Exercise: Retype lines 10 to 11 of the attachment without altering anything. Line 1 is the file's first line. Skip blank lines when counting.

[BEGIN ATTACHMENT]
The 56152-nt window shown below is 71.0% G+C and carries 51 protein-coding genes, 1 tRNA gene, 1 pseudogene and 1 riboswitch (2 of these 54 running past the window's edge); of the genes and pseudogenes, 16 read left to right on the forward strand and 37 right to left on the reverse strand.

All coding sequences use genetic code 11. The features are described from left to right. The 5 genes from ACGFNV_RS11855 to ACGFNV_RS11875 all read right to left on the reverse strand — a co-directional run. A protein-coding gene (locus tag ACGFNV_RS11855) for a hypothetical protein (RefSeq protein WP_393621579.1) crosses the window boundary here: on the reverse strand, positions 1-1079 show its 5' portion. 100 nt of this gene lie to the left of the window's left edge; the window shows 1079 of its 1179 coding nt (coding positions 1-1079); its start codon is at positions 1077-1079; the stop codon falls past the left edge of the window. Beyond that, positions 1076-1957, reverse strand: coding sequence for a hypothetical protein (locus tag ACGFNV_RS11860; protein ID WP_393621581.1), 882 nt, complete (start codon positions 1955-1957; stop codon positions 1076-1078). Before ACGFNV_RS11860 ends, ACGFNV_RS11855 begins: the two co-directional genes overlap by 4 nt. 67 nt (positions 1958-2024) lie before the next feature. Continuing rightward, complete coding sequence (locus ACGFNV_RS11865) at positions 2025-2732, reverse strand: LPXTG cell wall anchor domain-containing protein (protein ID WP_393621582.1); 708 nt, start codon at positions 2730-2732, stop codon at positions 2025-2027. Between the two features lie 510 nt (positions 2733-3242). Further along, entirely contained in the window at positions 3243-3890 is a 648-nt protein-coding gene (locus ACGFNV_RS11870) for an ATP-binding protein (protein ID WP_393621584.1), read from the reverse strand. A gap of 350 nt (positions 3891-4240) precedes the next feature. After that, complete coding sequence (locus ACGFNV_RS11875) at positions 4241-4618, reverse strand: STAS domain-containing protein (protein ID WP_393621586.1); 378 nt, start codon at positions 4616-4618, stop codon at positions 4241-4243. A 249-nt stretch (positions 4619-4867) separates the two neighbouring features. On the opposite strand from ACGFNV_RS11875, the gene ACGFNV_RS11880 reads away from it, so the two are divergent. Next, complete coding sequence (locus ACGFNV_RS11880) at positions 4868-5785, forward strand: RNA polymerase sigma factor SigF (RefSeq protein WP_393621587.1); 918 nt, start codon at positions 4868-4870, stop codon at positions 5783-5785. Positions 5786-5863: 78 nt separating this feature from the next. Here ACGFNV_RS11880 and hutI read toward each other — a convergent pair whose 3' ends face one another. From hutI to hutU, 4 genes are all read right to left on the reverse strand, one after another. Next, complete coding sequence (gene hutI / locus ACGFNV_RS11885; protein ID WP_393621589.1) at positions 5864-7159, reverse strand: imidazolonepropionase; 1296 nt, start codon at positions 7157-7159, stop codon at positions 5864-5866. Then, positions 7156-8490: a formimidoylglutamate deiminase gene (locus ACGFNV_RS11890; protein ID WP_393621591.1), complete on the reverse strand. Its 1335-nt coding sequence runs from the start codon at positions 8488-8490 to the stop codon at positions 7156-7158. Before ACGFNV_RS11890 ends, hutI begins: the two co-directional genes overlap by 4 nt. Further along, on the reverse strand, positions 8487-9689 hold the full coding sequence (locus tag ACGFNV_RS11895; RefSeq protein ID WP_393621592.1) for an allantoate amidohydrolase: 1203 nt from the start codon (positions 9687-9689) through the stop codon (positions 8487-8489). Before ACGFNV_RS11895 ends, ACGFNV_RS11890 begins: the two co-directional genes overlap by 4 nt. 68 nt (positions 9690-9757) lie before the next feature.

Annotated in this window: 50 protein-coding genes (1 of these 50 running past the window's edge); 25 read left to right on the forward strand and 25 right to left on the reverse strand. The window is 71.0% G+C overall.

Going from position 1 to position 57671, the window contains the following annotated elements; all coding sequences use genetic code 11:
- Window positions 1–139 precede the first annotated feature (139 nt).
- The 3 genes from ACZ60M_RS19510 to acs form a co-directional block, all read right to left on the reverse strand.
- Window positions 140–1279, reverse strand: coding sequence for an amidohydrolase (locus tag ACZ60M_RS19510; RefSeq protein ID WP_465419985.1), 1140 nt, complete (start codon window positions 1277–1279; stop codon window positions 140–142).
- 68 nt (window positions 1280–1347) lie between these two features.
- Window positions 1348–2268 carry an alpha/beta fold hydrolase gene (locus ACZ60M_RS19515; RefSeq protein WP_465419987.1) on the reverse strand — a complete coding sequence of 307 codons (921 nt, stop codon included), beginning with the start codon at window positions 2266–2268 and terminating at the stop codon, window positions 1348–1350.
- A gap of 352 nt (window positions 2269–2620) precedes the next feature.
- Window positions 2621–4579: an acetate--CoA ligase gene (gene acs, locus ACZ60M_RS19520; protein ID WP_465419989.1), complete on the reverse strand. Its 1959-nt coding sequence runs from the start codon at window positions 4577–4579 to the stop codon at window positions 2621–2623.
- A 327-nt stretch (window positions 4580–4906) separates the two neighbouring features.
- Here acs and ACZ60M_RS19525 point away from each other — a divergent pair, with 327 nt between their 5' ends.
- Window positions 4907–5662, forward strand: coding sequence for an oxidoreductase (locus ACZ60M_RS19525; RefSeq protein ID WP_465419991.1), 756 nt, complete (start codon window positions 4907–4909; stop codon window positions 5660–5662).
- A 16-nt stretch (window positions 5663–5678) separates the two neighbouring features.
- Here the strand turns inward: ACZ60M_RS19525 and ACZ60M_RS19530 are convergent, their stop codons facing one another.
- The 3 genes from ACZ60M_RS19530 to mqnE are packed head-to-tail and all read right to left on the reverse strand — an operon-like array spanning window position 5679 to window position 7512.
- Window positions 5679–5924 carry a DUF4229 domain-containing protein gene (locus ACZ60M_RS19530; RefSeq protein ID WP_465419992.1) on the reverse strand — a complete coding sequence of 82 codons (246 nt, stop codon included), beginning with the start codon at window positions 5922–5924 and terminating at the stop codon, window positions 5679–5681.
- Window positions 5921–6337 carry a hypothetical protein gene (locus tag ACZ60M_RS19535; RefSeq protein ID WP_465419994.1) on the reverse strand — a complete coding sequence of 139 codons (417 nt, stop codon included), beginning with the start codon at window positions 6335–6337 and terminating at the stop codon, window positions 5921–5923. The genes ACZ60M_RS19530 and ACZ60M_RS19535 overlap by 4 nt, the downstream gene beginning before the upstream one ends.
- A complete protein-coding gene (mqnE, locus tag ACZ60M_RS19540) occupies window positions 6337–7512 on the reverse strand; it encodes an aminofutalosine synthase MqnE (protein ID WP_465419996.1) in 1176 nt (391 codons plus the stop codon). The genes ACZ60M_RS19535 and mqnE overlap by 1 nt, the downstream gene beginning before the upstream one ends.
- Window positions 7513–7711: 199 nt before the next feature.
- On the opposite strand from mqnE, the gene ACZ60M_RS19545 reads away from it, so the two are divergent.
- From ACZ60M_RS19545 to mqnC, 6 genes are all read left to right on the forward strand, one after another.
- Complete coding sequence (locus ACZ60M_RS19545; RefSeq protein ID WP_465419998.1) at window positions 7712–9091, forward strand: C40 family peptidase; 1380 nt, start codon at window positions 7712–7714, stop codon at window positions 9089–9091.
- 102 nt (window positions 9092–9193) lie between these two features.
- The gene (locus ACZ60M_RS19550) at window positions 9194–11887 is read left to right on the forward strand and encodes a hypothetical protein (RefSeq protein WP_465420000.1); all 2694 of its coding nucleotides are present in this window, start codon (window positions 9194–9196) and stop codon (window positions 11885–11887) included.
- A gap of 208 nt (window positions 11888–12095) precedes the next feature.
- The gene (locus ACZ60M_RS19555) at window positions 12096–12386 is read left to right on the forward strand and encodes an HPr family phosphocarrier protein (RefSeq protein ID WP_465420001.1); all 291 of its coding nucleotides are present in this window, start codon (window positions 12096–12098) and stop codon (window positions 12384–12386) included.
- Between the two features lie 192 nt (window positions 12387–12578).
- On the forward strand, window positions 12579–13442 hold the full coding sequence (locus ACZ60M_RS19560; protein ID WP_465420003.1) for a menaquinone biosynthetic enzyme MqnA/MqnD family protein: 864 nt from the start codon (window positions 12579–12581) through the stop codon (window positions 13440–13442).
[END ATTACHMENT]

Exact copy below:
- A gap of 352 nt (window positions 2269–2620) precedes the next feature.
- Window positions 2621–4579: an acetate--CoA ligase gene (gene acs, locus ACZ60M_RS19520; protein ID WP_465419989.1), complete on the reverse strand. Its 1959-nt coding sequence runs from the start codon at window positions 4577–4579 to the stop codon at window positions 2621–2623.